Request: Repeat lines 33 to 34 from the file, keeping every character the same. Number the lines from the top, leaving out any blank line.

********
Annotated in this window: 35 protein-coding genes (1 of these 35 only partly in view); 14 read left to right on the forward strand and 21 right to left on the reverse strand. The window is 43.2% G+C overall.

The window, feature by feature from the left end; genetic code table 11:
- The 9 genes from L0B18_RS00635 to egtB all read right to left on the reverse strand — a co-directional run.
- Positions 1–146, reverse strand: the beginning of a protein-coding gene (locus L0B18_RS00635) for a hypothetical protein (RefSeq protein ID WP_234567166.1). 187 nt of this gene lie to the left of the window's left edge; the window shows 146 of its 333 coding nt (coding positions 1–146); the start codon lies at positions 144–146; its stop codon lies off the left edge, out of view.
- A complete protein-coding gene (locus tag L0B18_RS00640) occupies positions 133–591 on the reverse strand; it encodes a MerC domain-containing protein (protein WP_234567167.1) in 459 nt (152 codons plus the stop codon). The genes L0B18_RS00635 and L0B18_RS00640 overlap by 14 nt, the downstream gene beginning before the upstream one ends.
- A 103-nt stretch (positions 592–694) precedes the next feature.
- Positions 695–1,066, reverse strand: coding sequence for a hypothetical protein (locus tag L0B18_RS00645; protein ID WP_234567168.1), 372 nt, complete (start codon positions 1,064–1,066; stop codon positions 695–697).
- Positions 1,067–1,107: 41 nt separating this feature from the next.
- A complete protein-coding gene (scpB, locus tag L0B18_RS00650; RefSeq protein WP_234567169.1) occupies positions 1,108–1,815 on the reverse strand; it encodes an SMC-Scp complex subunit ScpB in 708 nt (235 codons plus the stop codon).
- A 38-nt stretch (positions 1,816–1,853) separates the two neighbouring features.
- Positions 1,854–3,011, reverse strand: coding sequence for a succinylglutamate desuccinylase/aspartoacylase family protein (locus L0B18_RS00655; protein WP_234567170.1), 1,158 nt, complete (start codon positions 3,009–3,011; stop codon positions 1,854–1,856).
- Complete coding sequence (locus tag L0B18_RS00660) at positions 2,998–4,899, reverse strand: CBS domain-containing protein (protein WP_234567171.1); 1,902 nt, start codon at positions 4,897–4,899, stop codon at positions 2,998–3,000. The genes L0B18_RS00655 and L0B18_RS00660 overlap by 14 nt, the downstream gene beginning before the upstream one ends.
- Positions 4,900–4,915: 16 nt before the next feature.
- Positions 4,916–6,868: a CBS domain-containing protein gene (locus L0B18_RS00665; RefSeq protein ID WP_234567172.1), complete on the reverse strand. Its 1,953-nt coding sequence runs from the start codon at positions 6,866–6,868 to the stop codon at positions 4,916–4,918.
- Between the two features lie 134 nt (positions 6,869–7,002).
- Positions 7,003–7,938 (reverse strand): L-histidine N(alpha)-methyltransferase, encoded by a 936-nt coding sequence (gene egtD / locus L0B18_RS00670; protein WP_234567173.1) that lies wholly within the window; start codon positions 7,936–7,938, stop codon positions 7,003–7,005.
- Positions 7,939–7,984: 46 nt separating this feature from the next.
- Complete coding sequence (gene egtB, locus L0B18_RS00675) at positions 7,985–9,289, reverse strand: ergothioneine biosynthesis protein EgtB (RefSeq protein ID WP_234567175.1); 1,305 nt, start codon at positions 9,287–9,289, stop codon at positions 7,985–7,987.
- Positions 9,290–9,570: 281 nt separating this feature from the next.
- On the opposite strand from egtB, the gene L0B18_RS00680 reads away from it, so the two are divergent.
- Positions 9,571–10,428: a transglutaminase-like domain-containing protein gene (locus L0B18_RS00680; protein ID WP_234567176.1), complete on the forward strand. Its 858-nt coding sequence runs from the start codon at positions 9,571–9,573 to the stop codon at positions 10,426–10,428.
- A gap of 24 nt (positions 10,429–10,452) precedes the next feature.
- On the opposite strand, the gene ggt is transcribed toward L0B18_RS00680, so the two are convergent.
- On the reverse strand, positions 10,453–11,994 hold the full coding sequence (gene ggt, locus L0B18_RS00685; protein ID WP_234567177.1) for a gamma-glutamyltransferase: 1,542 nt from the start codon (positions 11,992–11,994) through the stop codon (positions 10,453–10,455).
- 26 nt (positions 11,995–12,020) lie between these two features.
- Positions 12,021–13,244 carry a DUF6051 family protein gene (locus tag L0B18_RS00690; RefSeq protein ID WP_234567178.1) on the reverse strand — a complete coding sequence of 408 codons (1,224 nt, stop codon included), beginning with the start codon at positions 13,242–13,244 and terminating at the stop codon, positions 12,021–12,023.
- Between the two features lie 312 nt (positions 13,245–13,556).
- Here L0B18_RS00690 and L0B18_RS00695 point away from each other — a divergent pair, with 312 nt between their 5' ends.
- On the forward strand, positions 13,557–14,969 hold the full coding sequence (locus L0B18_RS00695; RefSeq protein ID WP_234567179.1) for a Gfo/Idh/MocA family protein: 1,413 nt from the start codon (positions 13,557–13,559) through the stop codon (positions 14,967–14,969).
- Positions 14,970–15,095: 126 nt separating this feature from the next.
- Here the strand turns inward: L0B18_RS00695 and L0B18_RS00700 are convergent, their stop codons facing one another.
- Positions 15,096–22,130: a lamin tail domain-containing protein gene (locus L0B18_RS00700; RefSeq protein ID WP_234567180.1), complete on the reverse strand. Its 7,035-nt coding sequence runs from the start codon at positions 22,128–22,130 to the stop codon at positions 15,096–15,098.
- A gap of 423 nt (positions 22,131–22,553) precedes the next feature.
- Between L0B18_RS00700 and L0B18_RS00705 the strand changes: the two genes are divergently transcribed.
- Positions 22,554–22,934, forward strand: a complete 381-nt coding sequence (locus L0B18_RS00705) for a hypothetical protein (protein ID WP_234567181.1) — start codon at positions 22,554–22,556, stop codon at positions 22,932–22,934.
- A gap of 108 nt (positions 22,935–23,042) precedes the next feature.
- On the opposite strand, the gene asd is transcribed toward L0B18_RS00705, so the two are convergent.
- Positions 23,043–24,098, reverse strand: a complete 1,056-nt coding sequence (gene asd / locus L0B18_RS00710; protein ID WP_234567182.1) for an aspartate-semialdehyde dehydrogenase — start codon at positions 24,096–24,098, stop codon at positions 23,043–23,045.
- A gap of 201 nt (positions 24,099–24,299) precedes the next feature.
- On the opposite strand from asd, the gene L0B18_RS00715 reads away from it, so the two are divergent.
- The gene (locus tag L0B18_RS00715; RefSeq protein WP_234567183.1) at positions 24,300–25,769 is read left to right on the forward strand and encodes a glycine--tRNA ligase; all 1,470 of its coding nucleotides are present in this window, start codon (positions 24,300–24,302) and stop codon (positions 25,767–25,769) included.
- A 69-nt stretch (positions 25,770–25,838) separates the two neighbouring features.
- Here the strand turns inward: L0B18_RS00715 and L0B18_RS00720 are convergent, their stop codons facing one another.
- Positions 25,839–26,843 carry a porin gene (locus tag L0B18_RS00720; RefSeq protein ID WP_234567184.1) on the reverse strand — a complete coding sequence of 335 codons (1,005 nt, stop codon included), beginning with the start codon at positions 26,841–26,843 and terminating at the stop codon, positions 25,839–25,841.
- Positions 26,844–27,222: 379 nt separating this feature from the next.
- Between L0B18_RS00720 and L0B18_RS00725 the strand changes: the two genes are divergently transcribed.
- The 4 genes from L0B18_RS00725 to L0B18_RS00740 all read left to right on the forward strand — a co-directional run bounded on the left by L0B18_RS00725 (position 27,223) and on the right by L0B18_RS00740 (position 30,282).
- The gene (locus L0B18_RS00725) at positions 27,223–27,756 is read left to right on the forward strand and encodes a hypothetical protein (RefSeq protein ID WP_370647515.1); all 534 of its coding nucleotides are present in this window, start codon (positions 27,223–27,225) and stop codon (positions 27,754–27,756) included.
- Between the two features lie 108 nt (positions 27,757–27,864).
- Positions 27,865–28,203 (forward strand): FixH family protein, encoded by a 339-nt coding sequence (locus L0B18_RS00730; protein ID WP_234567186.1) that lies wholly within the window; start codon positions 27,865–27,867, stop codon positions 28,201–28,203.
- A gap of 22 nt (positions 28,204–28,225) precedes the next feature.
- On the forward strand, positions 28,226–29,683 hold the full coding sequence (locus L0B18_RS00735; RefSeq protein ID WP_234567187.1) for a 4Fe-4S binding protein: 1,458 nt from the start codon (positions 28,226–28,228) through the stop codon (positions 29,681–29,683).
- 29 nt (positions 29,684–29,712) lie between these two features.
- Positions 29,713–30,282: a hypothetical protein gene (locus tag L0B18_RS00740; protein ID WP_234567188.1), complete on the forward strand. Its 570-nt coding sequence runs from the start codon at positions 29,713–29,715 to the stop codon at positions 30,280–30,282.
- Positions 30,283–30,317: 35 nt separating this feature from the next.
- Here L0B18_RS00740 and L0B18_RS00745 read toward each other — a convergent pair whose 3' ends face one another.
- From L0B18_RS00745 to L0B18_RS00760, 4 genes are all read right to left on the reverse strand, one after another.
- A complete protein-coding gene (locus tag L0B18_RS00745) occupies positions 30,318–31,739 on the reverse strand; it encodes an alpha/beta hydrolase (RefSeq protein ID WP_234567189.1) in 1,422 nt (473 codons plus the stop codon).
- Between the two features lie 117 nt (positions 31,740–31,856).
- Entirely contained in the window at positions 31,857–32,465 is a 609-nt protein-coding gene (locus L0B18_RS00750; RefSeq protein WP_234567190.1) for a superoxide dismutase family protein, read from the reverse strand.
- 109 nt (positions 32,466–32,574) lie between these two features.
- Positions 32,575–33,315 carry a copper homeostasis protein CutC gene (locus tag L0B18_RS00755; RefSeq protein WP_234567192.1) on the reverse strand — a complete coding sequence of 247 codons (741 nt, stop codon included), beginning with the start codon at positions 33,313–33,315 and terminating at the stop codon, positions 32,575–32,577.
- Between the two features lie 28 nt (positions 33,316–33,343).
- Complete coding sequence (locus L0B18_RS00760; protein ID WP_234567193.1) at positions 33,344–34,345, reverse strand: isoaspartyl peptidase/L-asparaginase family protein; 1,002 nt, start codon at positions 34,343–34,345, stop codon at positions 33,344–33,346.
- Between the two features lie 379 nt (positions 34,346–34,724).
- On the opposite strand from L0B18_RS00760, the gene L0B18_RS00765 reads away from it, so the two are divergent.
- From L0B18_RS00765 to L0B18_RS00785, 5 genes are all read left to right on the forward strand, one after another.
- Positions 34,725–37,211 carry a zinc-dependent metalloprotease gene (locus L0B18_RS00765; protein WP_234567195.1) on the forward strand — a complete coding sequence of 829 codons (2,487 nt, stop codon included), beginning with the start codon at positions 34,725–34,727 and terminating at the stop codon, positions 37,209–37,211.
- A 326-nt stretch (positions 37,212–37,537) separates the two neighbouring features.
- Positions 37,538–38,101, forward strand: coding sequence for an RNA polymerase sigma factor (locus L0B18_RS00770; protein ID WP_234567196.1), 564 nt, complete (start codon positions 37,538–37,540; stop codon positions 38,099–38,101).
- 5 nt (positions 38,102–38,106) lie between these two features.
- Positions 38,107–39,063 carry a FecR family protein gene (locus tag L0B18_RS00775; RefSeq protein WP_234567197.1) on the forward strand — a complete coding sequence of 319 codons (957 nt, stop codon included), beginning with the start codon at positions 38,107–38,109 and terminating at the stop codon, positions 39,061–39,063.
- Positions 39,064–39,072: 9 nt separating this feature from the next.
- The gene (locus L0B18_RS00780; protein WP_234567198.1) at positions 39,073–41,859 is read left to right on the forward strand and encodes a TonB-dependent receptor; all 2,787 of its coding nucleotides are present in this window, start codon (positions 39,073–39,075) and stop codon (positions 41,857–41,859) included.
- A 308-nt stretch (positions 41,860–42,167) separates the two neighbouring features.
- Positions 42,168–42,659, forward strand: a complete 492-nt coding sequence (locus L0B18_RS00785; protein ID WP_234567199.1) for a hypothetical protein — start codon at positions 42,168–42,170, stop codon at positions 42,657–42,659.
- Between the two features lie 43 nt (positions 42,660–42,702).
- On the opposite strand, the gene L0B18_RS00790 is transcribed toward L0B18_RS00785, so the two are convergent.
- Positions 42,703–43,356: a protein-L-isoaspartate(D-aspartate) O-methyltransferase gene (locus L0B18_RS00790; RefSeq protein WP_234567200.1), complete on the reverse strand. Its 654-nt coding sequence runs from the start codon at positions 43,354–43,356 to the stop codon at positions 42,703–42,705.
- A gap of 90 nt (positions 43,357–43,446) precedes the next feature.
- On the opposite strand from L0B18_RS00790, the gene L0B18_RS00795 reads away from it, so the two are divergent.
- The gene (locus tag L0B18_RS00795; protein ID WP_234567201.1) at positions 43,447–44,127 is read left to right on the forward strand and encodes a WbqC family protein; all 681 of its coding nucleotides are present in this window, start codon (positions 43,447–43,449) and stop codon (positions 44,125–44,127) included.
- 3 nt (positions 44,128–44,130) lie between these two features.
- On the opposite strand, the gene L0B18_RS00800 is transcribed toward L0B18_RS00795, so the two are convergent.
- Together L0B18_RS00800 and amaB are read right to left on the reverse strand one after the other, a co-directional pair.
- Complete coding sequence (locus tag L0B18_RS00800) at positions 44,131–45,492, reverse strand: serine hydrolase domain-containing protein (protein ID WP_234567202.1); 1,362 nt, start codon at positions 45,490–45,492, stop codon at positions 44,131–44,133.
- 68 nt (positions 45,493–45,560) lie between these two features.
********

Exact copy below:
- A gap of 423 nt (positions 22,131–22,553) precedes the next feature.
- Between L0B18_RS00700 and L0B18_RS00705 the strand changes: the two genes are divergently transcribed.